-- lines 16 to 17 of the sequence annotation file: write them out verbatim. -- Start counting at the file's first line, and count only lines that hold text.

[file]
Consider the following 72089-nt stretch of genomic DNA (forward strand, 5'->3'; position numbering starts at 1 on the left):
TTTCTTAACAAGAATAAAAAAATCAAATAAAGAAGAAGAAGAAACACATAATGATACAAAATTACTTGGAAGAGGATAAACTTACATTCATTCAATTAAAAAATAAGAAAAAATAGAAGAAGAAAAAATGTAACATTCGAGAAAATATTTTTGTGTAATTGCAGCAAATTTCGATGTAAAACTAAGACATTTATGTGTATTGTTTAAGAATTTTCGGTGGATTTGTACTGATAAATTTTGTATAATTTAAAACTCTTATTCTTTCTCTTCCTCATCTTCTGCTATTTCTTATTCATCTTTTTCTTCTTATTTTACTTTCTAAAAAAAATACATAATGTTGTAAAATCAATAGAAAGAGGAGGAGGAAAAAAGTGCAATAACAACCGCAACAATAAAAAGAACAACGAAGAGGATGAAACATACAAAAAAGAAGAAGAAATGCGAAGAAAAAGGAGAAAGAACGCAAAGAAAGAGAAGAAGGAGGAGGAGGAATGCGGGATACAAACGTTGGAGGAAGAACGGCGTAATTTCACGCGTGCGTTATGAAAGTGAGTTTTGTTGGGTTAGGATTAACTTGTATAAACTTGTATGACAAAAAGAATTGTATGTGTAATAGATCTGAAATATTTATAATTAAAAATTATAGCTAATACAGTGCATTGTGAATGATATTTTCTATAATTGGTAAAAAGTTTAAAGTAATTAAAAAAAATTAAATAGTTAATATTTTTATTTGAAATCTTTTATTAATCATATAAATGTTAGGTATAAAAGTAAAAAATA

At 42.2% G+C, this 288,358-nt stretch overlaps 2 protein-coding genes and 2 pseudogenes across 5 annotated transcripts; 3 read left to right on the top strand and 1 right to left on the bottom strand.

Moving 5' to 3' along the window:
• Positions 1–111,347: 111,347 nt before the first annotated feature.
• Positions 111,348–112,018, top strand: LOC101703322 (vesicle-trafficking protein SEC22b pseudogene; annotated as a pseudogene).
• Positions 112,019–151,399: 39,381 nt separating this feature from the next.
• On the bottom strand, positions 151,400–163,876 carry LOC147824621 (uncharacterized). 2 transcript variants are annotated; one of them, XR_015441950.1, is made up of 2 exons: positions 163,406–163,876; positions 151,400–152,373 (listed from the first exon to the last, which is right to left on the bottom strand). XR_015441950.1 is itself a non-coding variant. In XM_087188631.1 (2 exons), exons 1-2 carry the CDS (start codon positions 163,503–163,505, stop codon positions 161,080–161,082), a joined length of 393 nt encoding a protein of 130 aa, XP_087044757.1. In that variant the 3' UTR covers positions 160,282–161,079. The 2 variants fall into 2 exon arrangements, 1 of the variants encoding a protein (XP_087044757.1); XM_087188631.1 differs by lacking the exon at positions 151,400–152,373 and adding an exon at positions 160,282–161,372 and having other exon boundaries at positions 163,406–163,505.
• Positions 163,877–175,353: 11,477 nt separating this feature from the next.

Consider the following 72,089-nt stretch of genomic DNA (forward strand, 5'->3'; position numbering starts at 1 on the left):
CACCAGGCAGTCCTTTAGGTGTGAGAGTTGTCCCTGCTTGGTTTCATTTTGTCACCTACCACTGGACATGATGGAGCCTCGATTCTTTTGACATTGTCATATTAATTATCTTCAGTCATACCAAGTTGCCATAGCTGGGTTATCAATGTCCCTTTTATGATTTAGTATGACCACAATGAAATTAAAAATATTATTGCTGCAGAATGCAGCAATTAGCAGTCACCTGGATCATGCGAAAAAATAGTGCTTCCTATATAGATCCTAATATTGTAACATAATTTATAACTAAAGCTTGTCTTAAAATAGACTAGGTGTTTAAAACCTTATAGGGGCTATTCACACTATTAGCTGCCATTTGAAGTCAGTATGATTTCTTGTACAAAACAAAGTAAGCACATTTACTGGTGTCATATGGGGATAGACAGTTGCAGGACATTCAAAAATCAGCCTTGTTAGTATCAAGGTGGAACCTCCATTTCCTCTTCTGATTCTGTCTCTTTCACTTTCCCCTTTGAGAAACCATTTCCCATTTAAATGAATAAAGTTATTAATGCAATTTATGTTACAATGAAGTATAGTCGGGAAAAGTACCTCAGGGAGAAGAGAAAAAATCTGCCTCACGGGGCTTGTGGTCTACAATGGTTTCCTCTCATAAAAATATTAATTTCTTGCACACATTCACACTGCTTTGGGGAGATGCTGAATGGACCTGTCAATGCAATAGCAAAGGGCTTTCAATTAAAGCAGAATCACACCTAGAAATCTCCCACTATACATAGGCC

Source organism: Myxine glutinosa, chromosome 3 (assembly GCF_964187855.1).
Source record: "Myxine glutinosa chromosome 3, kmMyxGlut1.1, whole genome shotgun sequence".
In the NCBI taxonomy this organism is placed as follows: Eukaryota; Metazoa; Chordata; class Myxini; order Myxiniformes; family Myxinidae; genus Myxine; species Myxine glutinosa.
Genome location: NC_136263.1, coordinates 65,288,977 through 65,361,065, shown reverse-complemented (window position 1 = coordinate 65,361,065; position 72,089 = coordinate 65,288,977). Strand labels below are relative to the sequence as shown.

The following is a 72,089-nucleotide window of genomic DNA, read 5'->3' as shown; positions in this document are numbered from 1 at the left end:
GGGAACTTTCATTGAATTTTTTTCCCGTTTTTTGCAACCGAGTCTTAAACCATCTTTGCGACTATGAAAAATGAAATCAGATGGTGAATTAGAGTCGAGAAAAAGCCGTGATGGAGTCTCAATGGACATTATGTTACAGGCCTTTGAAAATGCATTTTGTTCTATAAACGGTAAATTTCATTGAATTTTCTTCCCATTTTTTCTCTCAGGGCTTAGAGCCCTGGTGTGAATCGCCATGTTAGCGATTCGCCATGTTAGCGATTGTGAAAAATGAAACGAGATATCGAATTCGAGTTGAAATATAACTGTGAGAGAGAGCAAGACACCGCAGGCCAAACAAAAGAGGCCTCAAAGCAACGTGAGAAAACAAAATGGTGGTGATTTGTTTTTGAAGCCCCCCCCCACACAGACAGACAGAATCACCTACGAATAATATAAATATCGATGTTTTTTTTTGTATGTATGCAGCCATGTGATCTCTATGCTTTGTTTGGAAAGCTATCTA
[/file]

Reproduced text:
The following is a 72,089-nucleotide window of genomic DNA, read 5'->3' as shown; positions in this document are numbered from 1 at the left end:
GGGAACTTTCATTGAATTTTTTTCCCGTTTTTTGCAACCGAGTCTTAAACCATCTTTGCGACTATGAAAAATGAAATCAGATGGTGAATTAGAGTCGAGAAAAAGCCGTGATGGAGTCTCAATGGACATTATGTTACAGGCCTTTGAAAATGCATTTTGTTCTATAAACGGTAAATTTCATTGAATTTTCTTCCCATTTTTTCTCTCAGGGCTTAGAGCCCTGGTGTGAATCGCCATGTTAGCGATTCGCCATGTTAGCGATTGTGAAAAATGAAACGAGATATCGAATTCGAGTTGAAATATAACTGTGAGAGAGAGCAAGACACCGCAGGCCAAACAAAAGAGGCCTCAAAGCAACGTGAGAAAACAAAATGGTGGTGATTTGTTTTTGAAGCCCCCCCCCACACAGACAGACAGAATCACCTACGAATAATATAAATATCGATGTTTTTTTTTGTATGTATGCAGCCATGTGATCTCTATGCTTTGTTTGGAAAGCTATCTA